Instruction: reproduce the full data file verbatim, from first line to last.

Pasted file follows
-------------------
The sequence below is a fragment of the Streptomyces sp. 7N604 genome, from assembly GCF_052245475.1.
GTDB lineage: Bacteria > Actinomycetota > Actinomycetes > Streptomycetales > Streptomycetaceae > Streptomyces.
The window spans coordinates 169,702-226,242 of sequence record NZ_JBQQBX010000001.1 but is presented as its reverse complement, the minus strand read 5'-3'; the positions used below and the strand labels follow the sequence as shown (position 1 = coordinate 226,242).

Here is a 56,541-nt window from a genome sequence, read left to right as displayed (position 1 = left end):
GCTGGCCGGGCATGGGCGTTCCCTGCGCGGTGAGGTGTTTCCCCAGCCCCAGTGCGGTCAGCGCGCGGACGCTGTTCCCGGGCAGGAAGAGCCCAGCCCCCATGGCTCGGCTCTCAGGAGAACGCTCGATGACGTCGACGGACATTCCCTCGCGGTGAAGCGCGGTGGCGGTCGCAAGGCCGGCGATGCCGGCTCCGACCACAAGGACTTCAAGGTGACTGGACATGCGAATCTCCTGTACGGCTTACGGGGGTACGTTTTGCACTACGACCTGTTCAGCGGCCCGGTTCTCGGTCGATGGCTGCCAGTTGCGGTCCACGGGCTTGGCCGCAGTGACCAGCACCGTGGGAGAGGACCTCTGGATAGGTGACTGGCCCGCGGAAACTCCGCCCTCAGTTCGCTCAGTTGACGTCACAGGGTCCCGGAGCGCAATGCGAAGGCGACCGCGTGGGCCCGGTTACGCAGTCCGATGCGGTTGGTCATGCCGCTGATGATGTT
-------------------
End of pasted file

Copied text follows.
The sequence below is a fragment of the Streptomyces sp. 7N604 genome, from assembly GCF_052245475.1.
GTDB lineage: Bacteria > Actinomycetota > Actinomycetes > Streptomycetales > Streptomycetaceae > Streptomyces.
The window spans coordinates 169,702-226,242 of sequence record NZ_JBQQBX010000001.1 but is presented as its reverse complement, the minus strand read 5'-3'; the positions used below and the strand labels follow the sequence as shown (position 1 = coordinate 226,242).

Here is a 56,541-nt window from a genome sequence, read left to right as displayed (position 1 = left end):
GCTGGCCGGGCATGGGCGTTCCCTGCGCGGTGAGGTGTTTCCCCAGCCCCAGTGCGGTCAGCGCGCGGACGCTGTTCCCGGGCAGGAAGAGCCCAGCCCCCATGGCTCGGCTCTCAGGAGAACGCTCGATGACGTCGACGGACATTCCCTCGCGGTGAAGCGCGGTGGCGGTCGCAAGGCCGGCGATGCCGGCTCCGACCACAAGGACTTCAAGGTGACTGGACATGCGAATCTCCTGTACGGCTTACGGGGGTACGTTTTGCACTACGACCTGTTCAGCGGCCCGGTTCTCGGTCGATGGCTGCCAGTTGCGGTCCACGGGCTTGGCCGCAGTGACCAGCACCGTGGGAGAGGACCTCTGGATAGGTGACTGGCCCGCGGAAACTCCGCCCTCAGTTCGCTCAGTTGACGTCACAGGGTCCCGGAGCGCAATGCGAAGGCGACCGCGTGGGCCCGGTTACGCAGTCCGATGCGGTTGGTCATGCCGCTGATGATGTT